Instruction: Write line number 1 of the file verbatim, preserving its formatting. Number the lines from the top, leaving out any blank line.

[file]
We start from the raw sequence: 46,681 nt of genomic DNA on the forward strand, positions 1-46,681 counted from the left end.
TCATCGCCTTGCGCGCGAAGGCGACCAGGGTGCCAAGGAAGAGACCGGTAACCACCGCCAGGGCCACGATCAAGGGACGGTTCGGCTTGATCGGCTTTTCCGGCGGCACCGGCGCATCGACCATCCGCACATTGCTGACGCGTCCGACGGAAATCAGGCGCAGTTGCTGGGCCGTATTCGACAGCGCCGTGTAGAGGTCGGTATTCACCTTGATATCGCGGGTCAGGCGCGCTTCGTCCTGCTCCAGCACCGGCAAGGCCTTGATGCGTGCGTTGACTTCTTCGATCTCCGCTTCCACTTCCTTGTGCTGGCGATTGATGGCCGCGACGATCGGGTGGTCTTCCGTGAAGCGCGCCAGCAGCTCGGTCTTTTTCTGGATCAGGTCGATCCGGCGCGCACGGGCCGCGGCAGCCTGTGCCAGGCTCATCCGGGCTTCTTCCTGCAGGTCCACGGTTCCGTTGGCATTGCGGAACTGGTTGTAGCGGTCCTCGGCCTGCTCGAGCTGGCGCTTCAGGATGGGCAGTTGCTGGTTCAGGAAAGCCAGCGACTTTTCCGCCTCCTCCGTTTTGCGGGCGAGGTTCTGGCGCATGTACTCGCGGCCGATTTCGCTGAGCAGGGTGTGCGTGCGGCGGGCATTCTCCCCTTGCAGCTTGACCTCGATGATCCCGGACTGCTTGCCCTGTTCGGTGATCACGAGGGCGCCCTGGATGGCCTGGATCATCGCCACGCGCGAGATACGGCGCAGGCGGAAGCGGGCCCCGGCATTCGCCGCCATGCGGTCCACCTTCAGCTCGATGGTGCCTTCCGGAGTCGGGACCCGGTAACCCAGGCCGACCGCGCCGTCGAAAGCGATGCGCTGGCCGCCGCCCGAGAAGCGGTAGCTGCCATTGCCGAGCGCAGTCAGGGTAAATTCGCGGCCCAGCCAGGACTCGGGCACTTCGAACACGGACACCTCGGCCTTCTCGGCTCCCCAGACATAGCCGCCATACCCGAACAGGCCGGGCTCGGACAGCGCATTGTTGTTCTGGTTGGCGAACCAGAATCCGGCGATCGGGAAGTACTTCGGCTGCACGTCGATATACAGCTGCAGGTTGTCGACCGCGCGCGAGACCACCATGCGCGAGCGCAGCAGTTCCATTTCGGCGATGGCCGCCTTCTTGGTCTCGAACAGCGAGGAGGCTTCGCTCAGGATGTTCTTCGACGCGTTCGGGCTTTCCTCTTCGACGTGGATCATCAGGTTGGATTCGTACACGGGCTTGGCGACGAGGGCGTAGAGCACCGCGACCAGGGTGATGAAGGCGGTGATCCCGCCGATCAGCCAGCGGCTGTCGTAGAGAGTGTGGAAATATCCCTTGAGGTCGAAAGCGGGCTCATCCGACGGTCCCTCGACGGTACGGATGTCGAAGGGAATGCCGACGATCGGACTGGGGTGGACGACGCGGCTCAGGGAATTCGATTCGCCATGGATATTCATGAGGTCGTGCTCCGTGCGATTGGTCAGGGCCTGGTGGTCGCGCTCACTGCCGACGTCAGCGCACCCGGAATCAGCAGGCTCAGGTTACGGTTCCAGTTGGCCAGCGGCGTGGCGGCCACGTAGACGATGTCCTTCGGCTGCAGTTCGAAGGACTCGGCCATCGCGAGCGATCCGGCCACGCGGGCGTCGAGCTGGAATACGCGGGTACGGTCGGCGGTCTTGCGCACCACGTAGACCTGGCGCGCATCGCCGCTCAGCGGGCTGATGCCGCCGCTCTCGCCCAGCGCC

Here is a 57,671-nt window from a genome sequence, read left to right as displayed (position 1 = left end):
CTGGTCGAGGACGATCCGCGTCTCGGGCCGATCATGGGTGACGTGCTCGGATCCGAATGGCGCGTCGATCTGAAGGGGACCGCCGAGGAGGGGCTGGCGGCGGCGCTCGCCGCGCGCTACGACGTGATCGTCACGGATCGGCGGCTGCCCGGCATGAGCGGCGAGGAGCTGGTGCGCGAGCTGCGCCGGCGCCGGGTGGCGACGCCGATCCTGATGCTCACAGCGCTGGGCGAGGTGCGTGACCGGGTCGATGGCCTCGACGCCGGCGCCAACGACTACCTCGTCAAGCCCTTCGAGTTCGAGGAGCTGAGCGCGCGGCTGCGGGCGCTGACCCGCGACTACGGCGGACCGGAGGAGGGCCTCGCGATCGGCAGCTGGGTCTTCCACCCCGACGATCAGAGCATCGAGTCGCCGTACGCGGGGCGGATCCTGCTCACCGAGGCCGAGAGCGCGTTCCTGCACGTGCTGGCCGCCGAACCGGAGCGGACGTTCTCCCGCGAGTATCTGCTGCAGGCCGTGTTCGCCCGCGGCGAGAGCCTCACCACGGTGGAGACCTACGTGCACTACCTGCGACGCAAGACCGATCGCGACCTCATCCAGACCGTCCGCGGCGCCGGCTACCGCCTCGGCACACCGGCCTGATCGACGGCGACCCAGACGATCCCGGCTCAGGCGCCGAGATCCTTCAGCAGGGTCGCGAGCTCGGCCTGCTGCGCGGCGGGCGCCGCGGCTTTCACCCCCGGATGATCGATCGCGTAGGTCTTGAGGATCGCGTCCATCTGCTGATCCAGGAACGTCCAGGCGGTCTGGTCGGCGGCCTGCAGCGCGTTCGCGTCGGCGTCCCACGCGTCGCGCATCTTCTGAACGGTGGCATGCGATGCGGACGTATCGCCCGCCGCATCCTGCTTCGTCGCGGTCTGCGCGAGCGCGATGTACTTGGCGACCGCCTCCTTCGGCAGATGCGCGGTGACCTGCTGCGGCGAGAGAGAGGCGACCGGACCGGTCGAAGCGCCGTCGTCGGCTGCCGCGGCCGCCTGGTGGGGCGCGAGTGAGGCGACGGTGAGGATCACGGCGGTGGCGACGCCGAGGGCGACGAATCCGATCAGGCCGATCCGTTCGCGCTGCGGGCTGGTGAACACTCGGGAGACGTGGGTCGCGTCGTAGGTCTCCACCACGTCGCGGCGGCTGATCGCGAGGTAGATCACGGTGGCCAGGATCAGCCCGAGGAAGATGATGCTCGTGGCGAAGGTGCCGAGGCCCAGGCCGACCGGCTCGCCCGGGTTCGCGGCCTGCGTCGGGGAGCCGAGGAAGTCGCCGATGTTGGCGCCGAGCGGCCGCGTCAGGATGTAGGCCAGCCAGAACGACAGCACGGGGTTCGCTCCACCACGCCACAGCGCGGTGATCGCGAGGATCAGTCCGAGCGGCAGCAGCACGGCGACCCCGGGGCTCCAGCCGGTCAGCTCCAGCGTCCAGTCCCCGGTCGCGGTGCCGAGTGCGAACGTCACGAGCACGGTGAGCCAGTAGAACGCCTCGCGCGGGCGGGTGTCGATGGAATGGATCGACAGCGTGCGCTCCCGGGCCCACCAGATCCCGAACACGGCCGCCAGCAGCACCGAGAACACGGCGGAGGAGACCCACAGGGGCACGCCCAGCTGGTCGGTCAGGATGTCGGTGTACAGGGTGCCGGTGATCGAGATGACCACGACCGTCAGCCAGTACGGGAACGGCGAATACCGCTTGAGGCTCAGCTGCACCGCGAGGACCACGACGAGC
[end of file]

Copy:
We start from the raw sequence: 46,681 nt of genomic DNA on the forward strand, positions 1-46,681 counted from the left end.